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Scientists find that people can tolerate more pain of gradual weight on their fingernails if their romantic partner is next to them without even holding hands or speaking

Scientists notice that you can tolerate more pain if your romantic partner is next to you – even if you don't hold hands or talk to each other

  • People's pain threshold was tested by slowly applying weight to their fingernail
  • In two different scenarios, their partner was in the room or not
  • Then there, and only able to make contact, loved ones acted as a painkiller
  • Scientists believe that the effect was greater if the partner was empathetic
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People can tolerate more pain if their romantic partner is next to them, scientists have discovered.

In a series of experiments, researchers gradually put more pressure on participants' fingernails.

They discovered that volunteers could tolerate pain more when their loved one was in their room than when they were alone.

But their romantic partners were not allowed to hold their hands or talk to them and were only told to make eye contact.

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And the scientists in Austria even discovered that the analgesic effect was greater if their partner was considered empathetic.

Scientists find that people can tolerate more pain of gradual weight on their fingernails if their romantic partner is next to them without even holding hands or speaking

Scientists find that people can tolerate more pain of gradual weight on their fingernails if their romantic partner is next to them without even holding hands or speaking

Participants also assessed how painful the pressure was on a scale of one to ten, while their finger was trapped under 3 kg of weight. When their partner was there, they rated their pain lower

Participants also assessed how painful the pressure was on a scale of one to ten, while their finger was trapped under 3 kg of weight. When their partner was there, they rated their pain lower

Participants also assessed how painful the pressure was on a scale of one to ten, while their finger was trapped under 3 kg of weight. When their partner was there, they rated their pain lower

Professor Stefan Duschek, principal investigator, said: & It has been repeatedly demonstrated that talking and touching reduce pain.

& # 39; But our research shows that even the passive presence of a romantic partner can reduce this and that partner empathy can buffer effective pain during exposure to pain.

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& # 39; The results confirm the analgesic effects of social support, which can even occur without verbal or physical contact. & # 39;

Forty-eight straight couples were recruited by researchers from the University of Health Sciences, Medical Informatics and Technology.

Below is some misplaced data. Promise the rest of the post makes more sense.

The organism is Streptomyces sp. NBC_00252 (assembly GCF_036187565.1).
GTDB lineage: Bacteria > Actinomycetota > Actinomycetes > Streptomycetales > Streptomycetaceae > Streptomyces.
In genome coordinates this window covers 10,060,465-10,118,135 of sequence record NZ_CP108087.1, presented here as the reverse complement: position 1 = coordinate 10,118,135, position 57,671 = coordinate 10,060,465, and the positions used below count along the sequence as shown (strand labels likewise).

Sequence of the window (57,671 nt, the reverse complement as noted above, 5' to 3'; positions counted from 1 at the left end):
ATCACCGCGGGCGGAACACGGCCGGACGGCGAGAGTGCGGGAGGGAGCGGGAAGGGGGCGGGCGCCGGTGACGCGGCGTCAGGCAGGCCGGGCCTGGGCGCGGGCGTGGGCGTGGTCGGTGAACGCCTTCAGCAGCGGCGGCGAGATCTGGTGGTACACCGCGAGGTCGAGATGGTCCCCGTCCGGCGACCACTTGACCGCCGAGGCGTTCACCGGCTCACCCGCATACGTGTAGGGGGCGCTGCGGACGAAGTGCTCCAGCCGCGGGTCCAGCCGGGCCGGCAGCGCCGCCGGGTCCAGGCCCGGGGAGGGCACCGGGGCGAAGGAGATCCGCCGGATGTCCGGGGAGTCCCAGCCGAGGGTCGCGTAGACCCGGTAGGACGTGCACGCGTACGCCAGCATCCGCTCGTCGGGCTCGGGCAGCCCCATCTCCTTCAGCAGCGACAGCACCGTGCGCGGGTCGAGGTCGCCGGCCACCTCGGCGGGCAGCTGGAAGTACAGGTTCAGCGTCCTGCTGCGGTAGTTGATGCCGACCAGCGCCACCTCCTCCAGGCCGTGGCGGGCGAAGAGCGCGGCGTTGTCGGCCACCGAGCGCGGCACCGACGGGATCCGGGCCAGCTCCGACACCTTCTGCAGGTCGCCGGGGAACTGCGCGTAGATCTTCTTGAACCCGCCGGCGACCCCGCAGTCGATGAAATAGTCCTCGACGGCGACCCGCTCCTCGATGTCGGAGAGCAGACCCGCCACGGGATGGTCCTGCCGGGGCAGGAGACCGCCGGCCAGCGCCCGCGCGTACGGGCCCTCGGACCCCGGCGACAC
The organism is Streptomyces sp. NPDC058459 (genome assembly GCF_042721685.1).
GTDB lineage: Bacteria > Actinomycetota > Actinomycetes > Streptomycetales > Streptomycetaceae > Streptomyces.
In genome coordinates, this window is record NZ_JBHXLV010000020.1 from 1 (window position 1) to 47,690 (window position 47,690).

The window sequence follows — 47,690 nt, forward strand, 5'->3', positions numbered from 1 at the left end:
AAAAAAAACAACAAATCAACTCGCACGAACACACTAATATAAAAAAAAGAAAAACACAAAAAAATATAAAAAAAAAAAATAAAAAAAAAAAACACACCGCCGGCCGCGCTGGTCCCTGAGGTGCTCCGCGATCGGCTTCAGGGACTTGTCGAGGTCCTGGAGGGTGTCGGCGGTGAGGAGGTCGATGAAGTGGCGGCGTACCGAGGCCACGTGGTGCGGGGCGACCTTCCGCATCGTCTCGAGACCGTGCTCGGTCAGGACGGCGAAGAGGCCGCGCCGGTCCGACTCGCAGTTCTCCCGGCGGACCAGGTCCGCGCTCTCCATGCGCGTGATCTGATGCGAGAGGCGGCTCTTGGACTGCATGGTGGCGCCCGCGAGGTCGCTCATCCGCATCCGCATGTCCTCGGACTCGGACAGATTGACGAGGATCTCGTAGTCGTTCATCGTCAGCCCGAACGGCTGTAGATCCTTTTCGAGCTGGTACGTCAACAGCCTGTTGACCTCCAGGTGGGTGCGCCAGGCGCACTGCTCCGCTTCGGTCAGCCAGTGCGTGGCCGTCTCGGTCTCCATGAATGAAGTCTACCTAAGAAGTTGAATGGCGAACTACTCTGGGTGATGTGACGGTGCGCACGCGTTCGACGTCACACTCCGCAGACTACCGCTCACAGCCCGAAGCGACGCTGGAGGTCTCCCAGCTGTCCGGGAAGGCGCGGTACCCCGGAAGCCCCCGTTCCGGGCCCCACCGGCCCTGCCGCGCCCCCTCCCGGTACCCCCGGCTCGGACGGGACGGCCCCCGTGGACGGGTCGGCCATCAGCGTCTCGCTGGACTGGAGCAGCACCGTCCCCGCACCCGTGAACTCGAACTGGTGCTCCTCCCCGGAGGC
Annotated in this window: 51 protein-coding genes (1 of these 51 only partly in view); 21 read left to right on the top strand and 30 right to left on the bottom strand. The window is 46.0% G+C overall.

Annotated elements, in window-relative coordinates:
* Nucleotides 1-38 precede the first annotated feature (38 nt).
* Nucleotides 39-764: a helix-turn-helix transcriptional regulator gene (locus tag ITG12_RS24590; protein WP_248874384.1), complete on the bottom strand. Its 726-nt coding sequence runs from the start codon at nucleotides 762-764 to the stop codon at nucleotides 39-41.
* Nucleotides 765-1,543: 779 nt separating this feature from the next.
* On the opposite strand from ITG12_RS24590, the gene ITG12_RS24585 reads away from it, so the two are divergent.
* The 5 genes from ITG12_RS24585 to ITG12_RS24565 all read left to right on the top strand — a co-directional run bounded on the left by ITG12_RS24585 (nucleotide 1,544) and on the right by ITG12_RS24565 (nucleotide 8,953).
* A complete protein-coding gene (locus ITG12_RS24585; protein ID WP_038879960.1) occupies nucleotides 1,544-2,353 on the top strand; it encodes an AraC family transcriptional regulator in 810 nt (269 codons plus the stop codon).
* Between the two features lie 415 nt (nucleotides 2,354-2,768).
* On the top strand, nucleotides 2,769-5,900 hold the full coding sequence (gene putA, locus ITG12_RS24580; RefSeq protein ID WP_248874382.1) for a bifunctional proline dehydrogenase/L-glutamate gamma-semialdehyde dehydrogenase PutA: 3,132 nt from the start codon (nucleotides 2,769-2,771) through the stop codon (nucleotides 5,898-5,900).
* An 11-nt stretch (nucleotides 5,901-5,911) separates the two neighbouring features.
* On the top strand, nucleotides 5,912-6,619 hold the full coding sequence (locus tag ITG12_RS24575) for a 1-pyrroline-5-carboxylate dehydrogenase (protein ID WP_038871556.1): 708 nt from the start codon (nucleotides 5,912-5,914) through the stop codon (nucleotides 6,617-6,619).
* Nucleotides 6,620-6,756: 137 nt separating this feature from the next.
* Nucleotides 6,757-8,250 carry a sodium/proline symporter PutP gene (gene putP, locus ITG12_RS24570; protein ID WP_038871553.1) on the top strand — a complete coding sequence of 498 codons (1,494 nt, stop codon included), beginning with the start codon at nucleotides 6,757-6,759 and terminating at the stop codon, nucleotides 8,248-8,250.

WHO LONGER LIFE IN A HAPPY WEDDING

A study found that participants who were happy in their marriage would die less quickly within a period of eight years.

Researchers believe that those who are satisfied with their other half are more motivated to lead an active lifestyle.

But living with someone who is & # 39; depressed and wants to spend the evening eating chips in front of the TV & # 39; encourages unhealthy habits, they add.

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The research was conducted by Tilburg University in the Netherlands and led by Dr. Olga Stavrova, from the department of social psychology.

After eight years, about 16 percent of the participants had died.

Results – published in the journal Psychological Science – showed that these fatalities often affected people who reported poor relationships and satisfaction in life.

This remained true even after correction for health and & # 39; socio-demographic variables & # 39; of the participants, such as level of education and income.

In 2010, the World Health Organization discovered that marriage can reduce the risk of depression and anxiety and that singles are more likely to suffer from the blues than those who are married.

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One person from each couple went through experiments, putting their index finger into a machine.

The machine slowly added weight to the fingernail until the participants gave a stop signal when the pain was too much.

This was repeated three times, both only with a study leader, and when their partner was a meter away from them.

The couple could make eye contact but could not talk to each other.

Participants also assessed how painful the pressure was on a scale of one to ten while their finger was trapped under 3 kg of weight.

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Participants had a higher pain tolerance when their partner was there and rated their pain lower.

The team also wanted to see how much pain was reduced by dispositional empathy – that's when a person is good at presenting someone else's feelings and experiences.

After the study, the couples did a 16-part questionnaire that assessed how empathetic each individual was.

Participants who had empathetic partners seemed to have a greater increase in their tolerance for pain than those who did not.

Previous studies have also found that a partner's vocal empathetic tranquility promotes intimacy, reducing a perceived threat.

The authors of the study wrote: & # 39; One could argue that daily experience with a very empathic partner leads to a general expectation of his or her compassion and emotional support in threatening situations; as such, the only presence of the partner can reduce anxiety and pain sensitivity. & # 39;

They add that the theoretical pain was reduced by having a distraction in the room cannot be excluded.

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